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I'm looking for a simple way to localize certain g++ (g++-4.9 to be specific) compile options to certain lines of code or at least targeted functions. I'm interested generally speaking, but also specifically to the -fast-math, -ffinite-math-only and -fno-signed-zeros options.

I presume that localization at the *.cpp file level is possible with make utility, but I'm hoping there is a way to enable it in the code itself, through #pragma or __attribute__ or something. I want to do this not only to minimize dependencies to external files (i.e. risk of incorrect makefile) but also to hopefully hyperlocalize certain FP behavior to specific equations within a function.

Alternatively, if localization of FP behavior by inline directives is NOT possible, what can I do to at least trigger a compile time error if desired compiler directive is NOT enabled in project build (e.g. makefile is lost or inappropriately modified).

I would presume that such inline optimization might be compiler specific, g++ in this case, but that is a compromise I'm willing to take.

3 Answers 3

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In gcc you can use function attribute optimize:

void f () __attribute__ ((optimize("fast-math"), optimize("finite-math-only"), optimize("no-signed-zeros")));
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  • Thanks. I had found some tutorials/help discussing _attribute_ used with optimization levels (e.g. O0,O1,O2) but it was not obviously to me, from the description, that it also applied to other options like fast-math, etc.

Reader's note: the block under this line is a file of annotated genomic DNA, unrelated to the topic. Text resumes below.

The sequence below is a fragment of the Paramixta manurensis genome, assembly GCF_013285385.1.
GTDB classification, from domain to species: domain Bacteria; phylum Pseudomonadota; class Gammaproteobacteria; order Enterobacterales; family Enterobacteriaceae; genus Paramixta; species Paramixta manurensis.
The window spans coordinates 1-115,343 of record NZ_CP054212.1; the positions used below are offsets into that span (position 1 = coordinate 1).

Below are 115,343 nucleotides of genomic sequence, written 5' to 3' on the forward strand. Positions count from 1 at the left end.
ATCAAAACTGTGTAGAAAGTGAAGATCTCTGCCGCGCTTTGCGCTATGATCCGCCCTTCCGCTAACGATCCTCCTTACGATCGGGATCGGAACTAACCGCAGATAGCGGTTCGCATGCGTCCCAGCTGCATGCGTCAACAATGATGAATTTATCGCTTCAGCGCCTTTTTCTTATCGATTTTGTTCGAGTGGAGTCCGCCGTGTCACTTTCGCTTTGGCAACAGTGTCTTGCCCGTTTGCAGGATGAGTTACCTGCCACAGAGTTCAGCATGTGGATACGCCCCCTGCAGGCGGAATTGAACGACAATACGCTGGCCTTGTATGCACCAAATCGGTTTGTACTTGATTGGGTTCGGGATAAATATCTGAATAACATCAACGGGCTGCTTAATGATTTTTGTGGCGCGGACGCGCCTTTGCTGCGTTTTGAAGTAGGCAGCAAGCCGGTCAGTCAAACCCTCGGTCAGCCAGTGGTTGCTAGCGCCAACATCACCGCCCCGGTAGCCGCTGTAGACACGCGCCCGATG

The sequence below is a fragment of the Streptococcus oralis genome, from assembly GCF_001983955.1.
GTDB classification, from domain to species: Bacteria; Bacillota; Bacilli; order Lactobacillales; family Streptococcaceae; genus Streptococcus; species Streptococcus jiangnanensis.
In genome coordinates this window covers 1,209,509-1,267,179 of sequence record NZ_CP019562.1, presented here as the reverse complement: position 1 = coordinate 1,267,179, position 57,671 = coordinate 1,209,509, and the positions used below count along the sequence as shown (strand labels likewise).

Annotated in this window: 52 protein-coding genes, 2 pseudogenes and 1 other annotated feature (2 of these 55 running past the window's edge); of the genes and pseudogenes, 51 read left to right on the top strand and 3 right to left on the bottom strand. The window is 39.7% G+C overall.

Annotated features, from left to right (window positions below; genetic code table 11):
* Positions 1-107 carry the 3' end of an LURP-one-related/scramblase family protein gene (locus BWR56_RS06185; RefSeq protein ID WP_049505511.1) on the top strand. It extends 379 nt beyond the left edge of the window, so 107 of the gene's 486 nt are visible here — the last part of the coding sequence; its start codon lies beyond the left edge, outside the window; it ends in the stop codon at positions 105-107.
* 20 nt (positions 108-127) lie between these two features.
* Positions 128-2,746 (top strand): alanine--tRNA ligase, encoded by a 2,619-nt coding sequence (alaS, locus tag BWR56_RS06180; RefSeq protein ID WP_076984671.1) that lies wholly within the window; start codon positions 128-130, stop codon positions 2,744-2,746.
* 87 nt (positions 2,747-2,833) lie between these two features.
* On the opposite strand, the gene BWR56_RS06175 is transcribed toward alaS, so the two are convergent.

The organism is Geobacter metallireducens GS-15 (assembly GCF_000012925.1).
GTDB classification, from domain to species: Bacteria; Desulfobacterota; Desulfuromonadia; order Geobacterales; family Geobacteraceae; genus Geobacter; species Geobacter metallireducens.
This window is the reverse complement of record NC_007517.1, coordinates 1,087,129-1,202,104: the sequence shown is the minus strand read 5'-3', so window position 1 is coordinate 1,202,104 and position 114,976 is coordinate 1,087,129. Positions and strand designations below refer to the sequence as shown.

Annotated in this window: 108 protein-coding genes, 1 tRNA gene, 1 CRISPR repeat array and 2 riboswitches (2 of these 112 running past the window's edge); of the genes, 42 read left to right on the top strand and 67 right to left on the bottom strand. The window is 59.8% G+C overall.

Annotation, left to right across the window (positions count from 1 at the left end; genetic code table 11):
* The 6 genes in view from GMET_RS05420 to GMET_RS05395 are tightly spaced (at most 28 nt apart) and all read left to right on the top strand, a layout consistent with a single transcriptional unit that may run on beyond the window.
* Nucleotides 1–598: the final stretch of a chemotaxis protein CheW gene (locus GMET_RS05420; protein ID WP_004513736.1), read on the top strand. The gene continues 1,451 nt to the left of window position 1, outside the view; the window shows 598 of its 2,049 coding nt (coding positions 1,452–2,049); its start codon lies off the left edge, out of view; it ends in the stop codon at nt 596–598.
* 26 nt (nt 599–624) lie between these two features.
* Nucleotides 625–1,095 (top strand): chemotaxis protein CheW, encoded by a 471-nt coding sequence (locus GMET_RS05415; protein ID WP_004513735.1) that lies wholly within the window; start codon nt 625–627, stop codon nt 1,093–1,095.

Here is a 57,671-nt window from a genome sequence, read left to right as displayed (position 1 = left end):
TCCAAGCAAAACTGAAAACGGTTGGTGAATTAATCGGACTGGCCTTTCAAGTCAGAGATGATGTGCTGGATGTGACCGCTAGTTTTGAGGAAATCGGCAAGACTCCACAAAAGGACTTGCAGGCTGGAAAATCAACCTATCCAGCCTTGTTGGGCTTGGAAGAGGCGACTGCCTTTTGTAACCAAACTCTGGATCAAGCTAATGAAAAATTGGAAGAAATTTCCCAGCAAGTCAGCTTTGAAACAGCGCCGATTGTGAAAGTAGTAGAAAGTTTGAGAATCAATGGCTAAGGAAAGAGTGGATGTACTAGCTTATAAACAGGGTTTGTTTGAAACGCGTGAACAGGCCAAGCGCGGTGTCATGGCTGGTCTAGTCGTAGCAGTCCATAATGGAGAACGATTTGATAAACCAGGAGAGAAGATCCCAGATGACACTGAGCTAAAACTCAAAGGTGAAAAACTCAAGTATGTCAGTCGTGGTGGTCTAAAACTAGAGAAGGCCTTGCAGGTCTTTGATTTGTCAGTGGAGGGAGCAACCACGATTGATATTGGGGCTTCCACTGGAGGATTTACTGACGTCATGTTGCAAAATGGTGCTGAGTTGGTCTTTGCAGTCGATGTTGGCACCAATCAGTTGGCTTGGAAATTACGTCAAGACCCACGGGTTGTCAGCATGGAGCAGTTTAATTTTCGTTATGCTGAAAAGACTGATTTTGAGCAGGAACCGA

– codechimp
    Aug 28, 2015 at 19:57
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I'm not sure that you are using the "localize" word correctly. Localization is related to adapting software to users of different human languages (French, Russian, Chinese...)

Perhaps you want to ask the compiler to optimize some functions with other optimization flags.

This is possible using #pragma GCC optimize etc... or using some function attributes

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You might be able to turn on some bits of this with the fpmath option in a function attribute, but this was not clear to me from the docs. In light of that, I will focus on detection instead:

-fast-math already turns on -ffinite-math-only, so you don't need to worry about that. The docs for -fast-math say:

This option causes the preprocessor macro FAST_MATH to be defined.

Which means it can be detected via

#ifndef __FAST_MATH__
#error "The -fast-math compiler option is required"
#endif

I have not yet found a compile-time way to detect the presence of -fno-signed-zeros

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